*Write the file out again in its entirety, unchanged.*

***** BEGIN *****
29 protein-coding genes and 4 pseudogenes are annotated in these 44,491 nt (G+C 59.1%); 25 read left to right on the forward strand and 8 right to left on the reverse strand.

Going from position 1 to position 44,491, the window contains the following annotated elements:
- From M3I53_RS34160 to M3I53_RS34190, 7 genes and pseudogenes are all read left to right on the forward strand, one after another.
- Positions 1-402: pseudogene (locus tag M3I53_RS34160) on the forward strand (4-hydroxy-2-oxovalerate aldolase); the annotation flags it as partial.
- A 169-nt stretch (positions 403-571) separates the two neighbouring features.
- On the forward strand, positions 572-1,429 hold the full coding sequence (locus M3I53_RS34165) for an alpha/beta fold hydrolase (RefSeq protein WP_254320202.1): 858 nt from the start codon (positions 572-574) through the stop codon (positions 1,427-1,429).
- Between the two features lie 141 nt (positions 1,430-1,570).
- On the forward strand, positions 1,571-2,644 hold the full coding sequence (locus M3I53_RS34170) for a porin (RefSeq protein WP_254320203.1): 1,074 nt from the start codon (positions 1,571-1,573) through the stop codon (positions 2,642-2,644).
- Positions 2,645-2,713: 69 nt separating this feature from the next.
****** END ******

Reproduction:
29 protein-coding genes and 4 pseudogenes are annotated in these 44,491 nt (G+C 59.1%); 25 read left to right on the forward strand and 8 right to left on the reverse strand.

Going from position 1 to position 44,491, the window contains the following annotated elements:
- From M3I53_RS34160 to M3I53_RS34190, 7 genes and pseudogenes are all read left to right on the forward strand, one after another.
- Positions 1-402: pseudogene (locus tag M3I53_RS34160) on the forward strand (4-hydroxy-2-oxovalerate aldolase); the annotation flags it as partial.
- A 169-nt stretch (positions 403-571) separates the two neighbouring features.
- On the forward strand, positions 572-1,429 hold the full coding sequence (locus M3I53_RS34165) for an alpha/beta fold hydrolase (RefSeq protein WP_254320202.1): 858 nt from the start codon (positions 572-574) through the stop codon (positions 1,427-1,429).
- Between the two features lie 141 nt (positions 1,430-1,570).
- On the forward strand, positions 1,571-2,644 hold the full coding sequence (locus M3I53_RS34170) for a porin (RefSeq protein WP_254320203.1): 1,074 nt from the start codon (positions 1,571-1,573) through the stop codon (positions 2,642-2,644).
- Positions 2,645-2,713: 69 nt separating this feature from the next.